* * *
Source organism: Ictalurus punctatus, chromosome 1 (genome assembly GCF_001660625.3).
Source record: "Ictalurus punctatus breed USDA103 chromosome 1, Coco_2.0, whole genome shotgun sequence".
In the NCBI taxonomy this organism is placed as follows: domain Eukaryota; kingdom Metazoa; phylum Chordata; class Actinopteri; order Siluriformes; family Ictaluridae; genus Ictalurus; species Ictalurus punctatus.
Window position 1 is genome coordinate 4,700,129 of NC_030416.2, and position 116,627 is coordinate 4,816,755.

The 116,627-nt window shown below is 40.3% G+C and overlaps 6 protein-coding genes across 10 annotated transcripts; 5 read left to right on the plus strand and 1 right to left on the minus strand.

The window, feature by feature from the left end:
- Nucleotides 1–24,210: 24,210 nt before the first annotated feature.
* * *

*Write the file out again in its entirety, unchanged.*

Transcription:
Source organism: Ictalurus punctatus, chromosome 1 (genome assembly GCF_001660625.3).
Source record: "Ictalurus punctatus breed USDA103 chromosome 1, Coco_2.0, whole genome shotgun sequence".
In the NCBI taxonomy this organism is placed as follows: domain Eukaryota; kingdom Metazoa; phylum Chordata; class Actinopteri; order Siluriformes; family Ictaluridae; genus Ictalurus; species Ictalurus punctatus.
Window position 1 is genome coordinate 4,700,129 of NC_030416.2, and position 116,627 is coordinate 4,816,755.

The 116,627-nt window shown below is 40.3% G+C and overlaps 6 protein-coding genes across 10 annotated transcripts; 5 read left to right on the plus strand and 1 right to left on the minus strand.

The window, feature by feature from the left end:
- Nucleotides 1–24,210: 24,210 nt before the first annotated feature.